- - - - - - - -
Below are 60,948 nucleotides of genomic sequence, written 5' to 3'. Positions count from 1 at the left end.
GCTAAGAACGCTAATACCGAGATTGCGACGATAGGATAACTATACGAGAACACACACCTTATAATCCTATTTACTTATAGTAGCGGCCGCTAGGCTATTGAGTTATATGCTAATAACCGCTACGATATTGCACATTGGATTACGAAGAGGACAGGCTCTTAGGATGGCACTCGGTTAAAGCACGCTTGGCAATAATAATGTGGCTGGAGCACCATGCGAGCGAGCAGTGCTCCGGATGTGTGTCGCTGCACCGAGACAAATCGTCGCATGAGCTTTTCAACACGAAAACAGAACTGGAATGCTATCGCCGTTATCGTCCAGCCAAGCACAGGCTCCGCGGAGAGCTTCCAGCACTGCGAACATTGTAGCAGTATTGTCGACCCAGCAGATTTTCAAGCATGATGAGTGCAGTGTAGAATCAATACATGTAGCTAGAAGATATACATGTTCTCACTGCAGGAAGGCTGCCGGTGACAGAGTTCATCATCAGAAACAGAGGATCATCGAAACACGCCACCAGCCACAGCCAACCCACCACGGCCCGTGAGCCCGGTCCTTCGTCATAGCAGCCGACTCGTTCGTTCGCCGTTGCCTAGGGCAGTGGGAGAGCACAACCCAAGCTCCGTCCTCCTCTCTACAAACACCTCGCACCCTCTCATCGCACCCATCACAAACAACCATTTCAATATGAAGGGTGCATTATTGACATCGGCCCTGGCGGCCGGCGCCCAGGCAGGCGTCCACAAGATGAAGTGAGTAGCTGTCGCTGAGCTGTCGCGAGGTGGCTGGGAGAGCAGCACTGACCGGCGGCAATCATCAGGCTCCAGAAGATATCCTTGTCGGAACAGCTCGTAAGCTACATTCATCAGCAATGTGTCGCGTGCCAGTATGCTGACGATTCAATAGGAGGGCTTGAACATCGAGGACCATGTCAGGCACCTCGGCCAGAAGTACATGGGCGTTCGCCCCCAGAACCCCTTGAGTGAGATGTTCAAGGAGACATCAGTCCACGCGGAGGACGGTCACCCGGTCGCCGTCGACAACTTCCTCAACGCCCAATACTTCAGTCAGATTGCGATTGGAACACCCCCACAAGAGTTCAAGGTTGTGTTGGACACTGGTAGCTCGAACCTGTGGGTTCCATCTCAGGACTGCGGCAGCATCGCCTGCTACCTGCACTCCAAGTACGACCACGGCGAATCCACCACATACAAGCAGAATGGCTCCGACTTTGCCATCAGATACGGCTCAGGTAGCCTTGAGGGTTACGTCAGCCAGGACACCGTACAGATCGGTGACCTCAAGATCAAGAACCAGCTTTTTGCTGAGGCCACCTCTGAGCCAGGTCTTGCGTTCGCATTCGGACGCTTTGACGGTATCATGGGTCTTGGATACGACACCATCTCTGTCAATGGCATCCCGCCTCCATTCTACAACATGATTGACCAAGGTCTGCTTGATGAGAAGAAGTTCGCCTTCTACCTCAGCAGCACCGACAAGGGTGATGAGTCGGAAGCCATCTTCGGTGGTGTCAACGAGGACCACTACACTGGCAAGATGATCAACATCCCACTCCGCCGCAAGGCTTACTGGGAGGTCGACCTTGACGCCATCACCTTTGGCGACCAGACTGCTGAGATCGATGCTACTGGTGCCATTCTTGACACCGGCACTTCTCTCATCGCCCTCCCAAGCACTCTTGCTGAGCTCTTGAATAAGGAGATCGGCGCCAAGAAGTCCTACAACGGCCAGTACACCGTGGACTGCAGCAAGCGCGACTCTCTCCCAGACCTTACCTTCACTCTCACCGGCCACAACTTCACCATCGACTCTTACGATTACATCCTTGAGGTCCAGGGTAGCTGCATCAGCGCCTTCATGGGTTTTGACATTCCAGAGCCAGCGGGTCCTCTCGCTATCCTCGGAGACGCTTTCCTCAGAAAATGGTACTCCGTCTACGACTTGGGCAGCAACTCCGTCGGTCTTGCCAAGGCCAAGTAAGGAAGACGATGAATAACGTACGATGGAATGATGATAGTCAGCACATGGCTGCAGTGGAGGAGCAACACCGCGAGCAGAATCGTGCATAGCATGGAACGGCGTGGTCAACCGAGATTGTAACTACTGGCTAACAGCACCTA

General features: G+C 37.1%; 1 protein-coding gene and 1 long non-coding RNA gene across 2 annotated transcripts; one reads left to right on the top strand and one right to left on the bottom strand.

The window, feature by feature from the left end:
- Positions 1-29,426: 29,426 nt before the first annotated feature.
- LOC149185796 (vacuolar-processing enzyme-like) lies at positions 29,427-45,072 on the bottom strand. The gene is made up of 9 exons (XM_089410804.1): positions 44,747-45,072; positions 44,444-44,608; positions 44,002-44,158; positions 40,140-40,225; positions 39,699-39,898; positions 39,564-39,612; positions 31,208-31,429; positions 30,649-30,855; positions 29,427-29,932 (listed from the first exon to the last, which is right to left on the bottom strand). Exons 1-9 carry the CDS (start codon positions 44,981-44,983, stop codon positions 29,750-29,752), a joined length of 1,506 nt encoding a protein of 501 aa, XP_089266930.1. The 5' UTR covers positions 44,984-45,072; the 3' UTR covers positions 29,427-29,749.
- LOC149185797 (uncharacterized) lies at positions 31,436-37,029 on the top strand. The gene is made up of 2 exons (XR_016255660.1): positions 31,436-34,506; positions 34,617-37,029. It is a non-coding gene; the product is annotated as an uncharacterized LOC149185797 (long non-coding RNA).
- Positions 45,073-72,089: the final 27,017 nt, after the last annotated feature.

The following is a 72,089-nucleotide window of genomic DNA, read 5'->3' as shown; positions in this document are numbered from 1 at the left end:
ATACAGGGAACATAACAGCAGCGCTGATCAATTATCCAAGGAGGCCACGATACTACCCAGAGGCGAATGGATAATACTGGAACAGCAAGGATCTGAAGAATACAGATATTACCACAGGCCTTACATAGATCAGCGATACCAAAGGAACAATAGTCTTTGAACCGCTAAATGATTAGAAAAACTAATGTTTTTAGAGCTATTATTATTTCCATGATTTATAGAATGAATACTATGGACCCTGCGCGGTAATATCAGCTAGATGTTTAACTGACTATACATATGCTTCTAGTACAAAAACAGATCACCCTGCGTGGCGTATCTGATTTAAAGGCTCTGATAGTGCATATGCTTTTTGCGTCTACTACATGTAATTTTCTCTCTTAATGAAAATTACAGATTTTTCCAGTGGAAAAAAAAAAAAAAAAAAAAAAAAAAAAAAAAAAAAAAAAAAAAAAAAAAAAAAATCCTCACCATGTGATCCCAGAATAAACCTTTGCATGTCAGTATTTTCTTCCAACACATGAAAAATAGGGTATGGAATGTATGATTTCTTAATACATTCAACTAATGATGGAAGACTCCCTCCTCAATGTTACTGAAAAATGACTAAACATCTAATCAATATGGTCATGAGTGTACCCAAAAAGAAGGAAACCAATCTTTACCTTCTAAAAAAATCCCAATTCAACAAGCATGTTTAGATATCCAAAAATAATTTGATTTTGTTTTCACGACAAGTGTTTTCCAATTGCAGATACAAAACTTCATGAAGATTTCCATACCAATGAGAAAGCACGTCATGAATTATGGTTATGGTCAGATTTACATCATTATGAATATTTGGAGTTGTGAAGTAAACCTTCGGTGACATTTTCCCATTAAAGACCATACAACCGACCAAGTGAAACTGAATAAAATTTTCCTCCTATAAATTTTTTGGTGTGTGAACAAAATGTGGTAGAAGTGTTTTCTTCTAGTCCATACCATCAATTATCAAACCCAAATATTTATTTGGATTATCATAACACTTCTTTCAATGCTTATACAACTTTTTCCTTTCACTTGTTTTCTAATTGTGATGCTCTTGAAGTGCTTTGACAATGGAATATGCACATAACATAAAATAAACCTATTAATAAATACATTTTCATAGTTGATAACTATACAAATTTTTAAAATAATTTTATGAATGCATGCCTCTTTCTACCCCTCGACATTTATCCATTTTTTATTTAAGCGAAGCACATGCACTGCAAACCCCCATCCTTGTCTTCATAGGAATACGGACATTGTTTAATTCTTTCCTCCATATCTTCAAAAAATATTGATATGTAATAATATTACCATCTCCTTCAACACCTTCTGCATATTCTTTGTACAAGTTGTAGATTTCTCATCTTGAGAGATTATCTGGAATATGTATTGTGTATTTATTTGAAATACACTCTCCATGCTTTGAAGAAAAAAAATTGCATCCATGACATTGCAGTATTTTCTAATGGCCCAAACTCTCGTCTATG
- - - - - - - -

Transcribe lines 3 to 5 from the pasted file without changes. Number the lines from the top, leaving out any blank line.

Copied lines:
General features: G+C 37.1%; 1 protein-coding gene and 1 long non-coding RNA gene across 2 annotated transcripts; one reads left to right on the top strand and one right to left on the bottom strand.

The window, feature by feature from the left end:
- Positions 1-29,426: 29,426 nt before the first annotated feature.